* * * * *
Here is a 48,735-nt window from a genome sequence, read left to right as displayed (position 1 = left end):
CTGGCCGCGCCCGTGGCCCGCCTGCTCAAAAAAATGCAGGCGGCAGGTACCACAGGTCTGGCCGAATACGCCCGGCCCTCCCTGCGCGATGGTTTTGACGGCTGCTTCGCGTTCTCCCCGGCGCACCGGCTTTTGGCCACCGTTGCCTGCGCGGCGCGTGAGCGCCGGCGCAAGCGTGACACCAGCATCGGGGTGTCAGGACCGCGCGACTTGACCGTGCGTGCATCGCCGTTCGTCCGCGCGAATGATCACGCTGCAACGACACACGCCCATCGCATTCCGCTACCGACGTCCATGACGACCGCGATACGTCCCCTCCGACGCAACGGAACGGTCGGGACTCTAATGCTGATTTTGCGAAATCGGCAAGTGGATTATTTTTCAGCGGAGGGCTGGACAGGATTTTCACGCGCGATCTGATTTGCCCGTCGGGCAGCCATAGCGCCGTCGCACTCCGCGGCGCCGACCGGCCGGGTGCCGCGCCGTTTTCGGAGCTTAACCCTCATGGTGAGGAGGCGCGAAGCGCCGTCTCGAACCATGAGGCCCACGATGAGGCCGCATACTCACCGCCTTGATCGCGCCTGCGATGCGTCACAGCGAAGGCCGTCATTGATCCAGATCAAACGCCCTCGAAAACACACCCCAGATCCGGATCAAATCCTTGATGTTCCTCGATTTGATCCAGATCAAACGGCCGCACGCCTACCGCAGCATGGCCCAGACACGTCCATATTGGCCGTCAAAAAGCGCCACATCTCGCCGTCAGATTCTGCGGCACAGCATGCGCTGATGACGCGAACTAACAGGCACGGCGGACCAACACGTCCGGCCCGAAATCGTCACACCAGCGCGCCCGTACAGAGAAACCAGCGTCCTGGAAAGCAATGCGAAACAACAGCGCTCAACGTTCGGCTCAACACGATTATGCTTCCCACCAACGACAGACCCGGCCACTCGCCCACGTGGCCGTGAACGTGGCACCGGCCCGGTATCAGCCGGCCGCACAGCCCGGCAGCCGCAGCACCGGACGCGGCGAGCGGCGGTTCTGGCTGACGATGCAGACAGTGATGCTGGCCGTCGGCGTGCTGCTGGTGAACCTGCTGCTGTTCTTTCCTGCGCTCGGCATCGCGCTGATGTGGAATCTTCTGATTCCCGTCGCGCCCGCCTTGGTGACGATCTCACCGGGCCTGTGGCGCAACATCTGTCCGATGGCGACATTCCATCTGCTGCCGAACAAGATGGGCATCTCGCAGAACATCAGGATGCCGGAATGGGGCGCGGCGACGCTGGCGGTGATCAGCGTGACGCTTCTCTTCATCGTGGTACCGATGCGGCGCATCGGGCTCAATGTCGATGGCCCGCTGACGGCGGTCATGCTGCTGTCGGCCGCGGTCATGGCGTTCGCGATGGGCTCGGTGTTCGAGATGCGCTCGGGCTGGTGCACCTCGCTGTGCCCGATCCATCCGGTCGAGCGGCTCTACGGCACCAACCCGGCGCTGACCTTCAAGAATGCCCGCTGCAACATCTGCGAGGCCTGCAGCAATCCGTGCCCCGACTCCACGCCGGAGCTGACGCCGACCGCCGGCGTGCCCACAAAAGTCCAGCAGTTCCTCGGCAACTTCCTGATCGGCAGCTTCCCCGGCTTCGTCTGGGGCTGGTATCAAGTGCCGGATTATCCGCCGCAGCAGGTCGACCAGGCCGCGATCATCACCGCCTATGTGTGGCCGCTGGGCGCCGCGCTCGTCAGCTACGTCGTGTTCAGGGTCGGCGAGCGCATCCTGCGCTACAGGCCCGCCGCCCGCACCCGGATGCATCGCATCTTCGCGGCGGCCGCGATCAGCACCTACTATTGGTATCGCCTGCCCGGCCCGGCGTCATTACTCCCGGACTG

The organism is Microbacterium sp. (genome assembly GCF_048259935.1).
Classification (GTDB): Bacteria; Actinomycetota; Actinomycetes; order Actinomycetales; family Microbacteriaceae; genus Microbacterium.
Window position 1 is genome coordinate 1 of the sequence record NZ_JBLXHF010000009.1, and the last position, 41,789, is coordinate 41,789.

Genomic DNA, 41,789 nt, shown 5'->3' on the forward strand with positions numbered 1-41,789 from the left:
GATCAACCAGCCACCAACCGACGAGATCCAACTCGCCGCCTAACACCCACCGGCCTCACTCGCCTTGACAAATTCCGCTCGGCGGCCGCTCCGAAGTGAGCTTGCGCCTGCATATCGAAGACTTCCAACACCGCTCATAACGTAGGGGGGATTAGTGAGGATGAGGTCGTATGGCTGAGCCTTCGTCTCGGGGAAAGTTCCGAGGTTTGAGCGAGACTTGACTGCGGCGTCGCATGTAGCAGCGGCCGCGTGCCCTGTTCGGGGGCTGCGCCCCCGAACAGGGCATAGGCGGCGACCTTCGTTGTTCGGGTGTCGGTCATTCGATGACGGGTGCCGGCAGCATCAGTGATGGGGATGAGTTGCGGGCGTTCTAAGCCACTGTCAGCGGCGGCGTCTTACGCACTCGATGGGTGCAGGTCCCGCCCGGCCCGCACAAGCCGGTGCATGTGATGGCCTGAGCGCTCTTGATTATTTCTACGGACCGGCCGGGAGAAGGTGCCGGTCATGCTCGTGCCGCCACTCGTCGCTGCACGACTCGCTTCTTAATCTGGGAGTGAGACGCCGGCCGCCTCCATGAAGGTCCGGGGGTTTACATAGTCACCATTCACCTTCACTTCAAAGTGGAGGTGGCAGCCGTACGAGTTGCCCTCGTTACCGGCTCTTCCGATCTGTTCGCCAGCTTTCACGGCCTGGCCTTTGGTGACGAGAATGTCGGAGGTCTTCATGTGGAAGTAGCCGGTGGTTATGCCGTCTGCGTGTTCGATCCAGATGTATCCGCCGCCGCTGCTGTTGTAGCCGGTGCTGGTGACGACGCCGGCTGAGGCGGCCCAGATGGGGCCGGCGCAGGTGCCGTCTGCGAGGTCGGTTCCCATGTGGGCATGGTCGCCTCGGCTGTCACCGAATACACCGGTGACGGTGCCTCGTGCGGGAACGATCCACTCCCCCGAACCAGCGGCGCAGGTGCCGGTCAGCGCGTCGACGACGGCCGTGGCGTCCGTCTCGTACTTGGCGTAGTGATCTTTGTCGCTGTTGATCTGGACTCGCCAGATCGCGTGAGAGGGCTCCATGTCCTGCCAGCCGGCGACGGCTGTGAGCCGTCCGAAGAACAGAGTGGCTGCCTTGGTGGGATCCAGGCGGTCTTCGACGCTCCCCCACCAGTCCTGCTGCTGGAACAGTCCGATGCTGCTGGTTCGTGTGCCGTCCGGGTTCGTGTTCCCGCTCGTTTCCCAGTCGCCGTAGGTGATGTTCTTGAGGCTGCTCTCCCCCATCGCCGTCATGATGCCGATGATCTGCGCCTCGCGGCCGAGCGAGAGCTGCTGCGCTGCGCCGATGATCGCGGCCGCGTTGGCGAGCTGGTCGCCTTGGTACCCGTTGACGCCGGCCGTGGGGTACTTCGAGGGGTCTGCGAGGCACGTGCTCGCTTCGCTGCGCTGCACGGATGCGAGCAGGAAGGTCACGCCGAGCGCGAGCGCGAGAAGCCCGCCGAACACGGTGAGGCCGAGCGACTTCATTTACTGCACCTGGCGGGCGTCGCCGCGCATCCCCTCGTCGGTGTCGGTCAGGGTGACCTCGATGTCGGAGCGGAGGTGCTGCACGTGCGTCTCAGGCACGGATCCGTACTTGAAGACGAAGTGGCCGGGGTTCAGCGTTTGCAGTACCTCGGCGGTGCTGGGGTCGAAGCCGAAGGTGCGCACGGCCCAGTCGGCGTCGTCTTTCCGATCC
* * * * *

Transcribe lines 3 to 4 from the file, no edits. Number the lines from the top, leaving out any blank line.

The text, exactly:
The organism is Microbacterium sp. (genome assembly GCF_048259935.1).
Classification (GTDB): Bacteria; Actinomycetota; Actinomycetes; order Actinomycetales; family Microbacteriaceae; genus Microbacterium.